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White collar sentencing guidelines in the US could use some work.
For a perfect example of the incompetence and ineffectiveness of our sentencing laws, take a look at the case of Norman Schmidt. Schmidt was sentenced to a staggering 330-year prison sentence after being convicted of conspiracy and fraud.
In an effort to address some of the key problems with white collar sentencing laws, a federal panel voted to amend the guidelines in April. The new guidelines will be submitted to Congress and may go into effect next November, barring lawmaker intervention.
Some of the proposed changes include:
Greater consideration of criminal role and intent. Under the new guidelines, greater consideration would be given to the role and intention of the person accused of committing the white-collar crime. For instance, a person who was aware of a crime taking place might receive a lesser sentence than someone who had organized the scheme. The courts will also consider whether or not the accused intended to cause suffering and loss.
Harsher penalties for crimes that cause substantial harm. In the past, courts focused on the number of victims affected by a crime when determining sentencing for white-collar offenses. With the new law, however, judges can assign sterner sentences for those who cause significant suffering and loss to a smaller number of victims.
With these changes, lawmakers hope to give white-collar sentencing guidelines more credibility, so judges are more inclined to follow them and assign harsher penalties.
While many would maintain that our current sentencing guidelines for white collar crimes are flawed, few would argue that existing penalties aren’t severe and life-altering.
The law considers white collar crimes to be serious offenses, involving intentional deception for financial gain or harm to another. Common examples include forgery, check fraud, credit card fraud, money laundering, and identity theft.
The criminal penalties for white collar crimes often include lengthy prison sentences, staggering fines, and strict probation. If you are convicted of a white collar crime, you may also be forced to pay restitution to the victims of your alleged actions.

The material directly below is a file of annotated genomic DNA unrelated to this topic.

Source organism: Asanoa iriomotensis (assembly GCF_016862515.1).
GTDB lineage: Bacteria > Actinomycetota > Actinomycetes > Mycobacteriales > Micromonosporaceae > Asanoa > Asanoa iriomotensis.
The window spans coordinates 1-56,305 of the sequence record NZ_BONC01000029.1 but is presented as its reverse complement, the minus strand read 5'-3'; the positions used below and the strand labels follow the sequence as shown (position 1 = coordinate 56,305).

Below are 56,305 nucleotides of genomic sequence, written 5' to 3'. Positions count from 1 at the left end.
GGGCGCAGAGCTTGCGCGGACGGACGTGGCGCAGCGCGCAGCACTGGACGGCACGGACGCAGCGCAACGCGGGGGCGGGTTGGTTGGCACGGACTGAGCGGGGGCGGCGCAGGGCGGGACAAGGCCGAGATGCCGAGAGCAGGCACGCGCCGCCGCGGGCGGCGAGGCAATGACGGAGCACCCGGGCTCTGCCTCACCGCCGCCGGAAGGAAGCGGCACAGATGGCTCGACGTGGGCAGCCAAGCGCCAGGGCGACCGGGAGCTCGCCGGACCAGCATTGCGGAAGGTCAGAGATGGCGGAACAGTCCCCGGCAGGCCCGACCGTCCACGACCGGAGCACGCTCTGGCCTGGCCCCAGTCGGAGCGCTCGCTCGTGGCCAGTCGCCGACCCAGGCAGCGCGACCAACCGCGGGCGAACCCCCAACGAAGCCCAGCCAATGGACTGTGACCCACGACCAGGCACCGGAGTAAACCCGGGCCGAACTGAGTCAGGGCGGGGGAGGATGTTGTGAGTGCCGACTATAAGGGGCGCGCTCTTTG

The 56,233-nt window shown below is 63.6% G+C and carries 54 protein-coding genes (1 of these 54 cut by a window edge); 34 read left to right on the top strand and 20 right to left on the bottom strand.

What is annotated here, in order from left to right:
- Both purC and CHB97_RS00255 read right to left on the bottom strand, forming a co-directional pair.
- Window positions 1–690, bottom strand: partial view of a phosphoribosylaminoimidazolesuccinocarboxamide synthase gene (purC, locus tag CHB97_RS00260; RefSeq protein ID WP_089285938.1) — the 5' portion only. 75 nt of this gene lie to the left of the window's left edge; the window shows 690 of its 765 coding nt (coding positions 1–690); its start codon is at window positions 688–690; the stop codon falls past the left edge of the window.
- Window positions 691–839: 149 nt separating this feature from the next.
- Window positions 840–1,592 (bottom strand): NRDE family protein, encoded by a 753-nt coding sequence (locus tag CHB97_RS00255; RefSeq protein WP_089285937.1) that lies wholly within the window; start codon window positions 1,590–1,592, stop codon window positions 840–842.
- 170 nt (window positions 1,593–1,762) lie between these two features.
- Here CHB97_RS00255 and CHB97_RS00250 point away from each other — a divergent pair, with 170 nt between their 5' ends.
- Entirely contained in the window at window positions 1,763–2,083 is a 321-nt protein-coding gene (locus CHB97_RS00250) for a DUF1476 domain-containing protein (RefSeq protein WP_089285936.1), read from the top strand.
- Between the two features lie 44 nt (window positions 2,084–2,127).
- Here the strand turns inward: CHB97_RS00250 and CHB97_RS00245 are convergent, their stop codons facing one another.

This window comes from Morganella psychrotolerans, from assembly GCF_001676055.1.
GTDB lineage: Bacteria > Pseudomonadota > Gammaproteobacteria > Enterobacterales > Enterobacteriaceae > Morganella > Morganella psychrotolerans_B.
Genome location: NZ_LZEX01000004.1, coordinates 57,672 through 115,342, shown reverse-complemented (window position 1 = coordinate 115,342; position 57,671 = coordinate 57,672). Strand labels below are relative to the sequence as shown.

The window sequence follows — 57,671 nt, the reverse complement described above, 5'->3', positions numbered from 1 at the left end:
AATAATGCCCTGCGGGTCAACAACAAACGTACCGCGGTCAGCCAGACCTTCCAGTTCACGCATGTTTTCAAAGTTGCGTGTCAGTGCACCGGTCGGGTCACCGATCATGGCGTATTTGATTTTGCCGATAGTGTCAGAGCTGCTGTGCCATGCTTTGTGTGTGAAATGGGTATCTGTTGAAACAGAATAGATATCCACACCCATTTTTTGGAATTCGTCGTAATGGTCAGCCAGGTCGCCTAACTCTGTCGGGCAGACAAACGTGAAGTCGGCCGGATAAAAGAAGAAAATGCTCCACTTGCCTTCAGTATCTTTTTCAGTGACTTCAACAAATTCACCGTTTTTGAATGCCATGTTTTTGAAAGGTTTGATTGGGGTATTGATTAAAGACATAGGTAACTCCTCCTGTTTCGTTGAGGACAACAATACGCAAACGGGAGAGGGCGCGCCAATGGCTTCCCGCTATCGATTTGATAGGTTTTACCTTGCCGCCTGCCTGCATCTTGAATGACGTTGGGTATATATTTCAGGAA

But perhaps the most devastating consequences of a white collar conviction involve the effect on your personal life and career. White collar crimes are often widely publicized in the media, and those accused are often demonized and humiliated. After being convicted of a white collar crime, you are likely to lose your job and will almost certainly have difficulty finding another, as your employers will be able to look at your record of alleged deceit and dishonesty. If you are a licensed professional, you are likely to lose your license to practice.
In addition, you could face deportation for a white collar crime if you are a non-US citizen—even if you are a lawful permanent resident. A white collar conviction may also make it impossible for you to secure citizenship status in the future.
That’s why it is crucial to consult with a knowledgeable white collar defense attorney if you are facing fraud or other financial crime charges. If your attorney begins work on your case early enough, he or she may be able to intervene to reduce or even entirely eliminate charges against you before the case goes to court – sometimes, a skilled lawyer can even prevent white collar charges from being brought altogether. And if it does become necessary to go to take your case to trial, your lawyer can aggressively defend your rights and negotiate the best possible outcome.
About the Author:
Denver-based criminal defense and DUI attorney Jacob E. Martinez is a knowledgeable and experienced litigator with a record of success providing innovative solutions to clients facing criminal charges of any severity. Mr. Martinez has been designated a Top 100 Trial Lawyer by the National Trial Lawyers and has been awarded both the Avvo Client’s Choice Award and Avvo Top Attorney designation, evidencing his reputation for his exemplary criminal and DUI defense work and high moral standards.